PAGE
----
Price says it’s healing to witness other elders and Aboriginal patient navigators interpret Indigenous languages in hospitals. She understands how using language can make health care more accessible and create a comfortable environment.

“Part of our healing is coming back to our language, coming back to our songs, and coming to our ceremonies, and that heals a lot of people,” said Price, who shares Indigenous songs with patients.

Price is also passing down her knowledge to the future generation of doctors and nurses who are also connecting to language and culture through song and ceremony.

Identity and health

For third-year medical student Randi George, speaking phrases in Wet’suwet’en helps her connect with patients and her cultural identity. George worked as a lead medical office assistant at Central Interior Native Health in Prince George before starting medical school at the University of British Columbia.

“It wasn’t until I worked at Native Health and was dealing with kind of my own health struggles when I realized that part of my identity and cultural self is important,” George said.

“Reconnecting to my culture … allowed me to be healthier and live a more full life.”

The clinic creates a welcoming space by hanging signs in Carrier, one of the Indigenous languages spoken in the region, on waiting room walls and elsewhere in the office. Other clinics in Prince George include Carrier signage.

At University Hospital of Northern B.C., an artwork unveiled this winter includes a phrase in Carrier: “We are so happy we have a place where we can be healed. Native people can come here when we are sick, they heal us.”

This artwork welcomes patients into the University Hospital of Northern B.C. The language is Carrier. (Northern Health)

Northern Health has also published a pocket-sized Gitxsan phrasebook for health care practitioners, which was well-received by Gitxsan speakers and practitioners in Hazelton, B.C. More than 1,500 copies are in print and a physician-specific version is being developed.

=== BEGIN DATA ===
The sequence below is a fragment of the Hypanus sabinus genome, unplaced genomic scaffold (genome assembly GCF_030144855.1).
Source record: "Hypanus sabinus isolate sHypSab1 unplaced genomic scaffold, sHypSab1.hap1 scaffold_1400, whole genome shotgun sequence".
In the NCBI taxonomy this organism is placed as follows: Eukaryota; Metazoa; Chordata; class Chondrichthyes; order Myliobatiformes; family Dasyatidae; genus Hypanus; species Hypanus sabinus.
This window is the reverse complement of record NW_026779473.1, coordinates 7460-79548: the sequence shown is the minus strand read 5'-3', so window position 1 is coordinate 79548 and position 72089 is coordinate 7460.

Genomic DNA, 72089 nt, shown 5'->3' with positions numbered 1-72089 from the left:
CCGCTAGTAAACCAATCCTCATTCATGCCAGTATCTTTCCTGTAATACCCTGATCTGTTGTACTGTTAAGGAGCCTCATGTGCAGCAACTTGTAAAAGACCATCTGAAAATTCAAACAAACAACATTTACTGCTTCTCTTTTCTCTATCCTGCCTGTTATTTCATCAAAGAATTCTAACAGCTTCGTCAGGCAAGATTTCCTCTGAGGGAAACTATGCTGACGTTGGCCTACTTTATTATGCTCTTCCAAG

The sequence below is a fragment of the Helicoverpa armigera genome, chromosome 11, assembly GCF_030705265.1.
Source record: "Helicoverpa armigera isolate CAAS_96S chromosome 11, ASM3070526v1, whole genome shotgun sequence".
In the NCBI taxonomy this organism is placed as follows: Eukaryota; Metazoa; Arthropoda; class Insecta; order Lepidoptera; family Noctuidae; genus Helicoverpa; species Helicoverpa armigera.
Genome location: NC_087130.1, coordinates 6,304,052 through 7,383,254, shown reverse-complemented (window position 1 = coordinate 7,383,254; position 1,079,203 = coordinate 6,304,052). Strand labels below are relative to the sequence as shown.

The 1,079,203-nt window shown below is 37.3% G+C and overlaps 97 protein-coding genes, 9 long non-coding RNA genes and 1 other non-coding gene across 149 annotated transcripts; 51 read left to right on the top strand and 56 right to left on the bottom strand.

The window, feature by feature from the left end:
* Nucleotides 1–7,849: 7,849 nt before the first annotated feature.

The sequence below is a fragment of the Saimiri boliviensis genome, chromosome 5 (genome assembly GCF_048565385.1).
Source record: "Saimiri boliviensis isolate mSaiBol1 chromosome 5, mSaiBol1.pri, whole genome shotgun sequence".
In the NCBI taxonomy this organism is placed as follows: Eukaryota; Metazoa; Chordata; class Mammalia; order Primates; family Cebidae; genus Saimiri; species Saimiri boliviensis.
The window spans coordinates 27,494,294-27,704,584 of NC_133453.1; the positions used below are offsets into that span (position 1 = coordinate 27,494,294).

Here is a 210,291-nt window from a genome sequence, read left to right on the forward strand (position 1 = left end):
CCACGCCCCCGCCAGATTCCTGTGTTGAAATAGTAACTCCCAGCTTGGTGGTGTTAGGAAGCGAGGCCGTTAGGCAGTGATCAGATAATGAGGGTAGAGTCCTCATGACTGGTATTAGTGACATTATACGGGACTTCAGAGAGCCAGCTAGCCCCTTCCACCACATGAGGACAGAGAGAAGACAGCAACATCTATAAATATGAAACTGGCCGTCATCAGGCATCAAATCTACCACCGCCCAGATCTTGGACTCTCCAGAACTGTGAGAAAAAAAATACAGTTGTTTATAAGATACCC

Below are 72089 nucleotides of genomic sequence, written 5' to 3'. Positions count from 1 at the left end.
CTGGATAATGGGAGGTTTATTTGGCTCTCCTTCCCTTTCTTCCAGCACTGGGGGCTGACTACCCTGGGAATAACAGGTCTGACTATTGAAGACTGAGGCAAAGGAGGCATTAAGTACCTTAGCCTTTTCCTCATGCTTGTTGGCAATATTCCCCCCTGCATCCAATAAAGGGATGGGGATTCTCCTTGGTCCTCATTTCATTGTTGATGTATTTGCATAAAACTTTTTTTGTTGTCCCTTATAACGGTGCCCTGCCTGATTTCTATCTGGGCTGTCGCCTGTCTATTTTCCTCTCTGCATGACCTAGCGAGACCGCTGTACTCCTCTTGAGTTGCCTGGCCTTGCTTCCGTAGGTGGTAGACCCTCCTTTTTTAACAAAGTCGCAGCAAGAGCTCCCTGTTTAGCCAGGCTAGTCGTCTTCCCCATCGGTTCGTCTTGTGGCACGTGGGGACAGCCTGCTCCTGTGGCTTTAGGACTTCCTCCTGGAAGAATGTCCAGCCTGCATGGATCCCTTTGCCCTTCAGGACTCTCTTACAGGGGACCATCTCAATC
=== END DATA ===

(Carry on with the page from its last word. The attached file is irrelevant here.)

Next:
Language as a priority

The importance of Indigenous language and culture on health and wellness needs to be acknowledged in health care systems, according to a leader in Indigenous health.

“If our Indigenous communities are saying this is really important and this is necessary, then the health care system has to respond to that,” said Anishinaabe surgeon and medical educator Dr. Nadine Caron.

Caron sees the value language can bring in building trust and moving beyond the absence of disease to overall increased wellness. Recently, the provincial government allocated $50 million of the 2018-2019 budget to Indigenous language revitalization. There are 34 Indigenous languages in B.C.

Caron said it’s evidence language is becoming recognized as a priority. It’s certainly a priority for Dick.

“I’ll try and use that language as much as I can. Not only when I’m at work, but everywhere,” Dick said.

“It’s part of the revitalization as well. I’ve got to walk that walk and role model it as well.”

About the authors

Annie Rueter is a Vancouver-based journalist and photographer with an interest in arts and social justice. Follow her on Twitter: @annierueter1

Jonathan Ventura is a video-journalist focused on issues of accountability, justice and community building. Twitter: @jonjournalism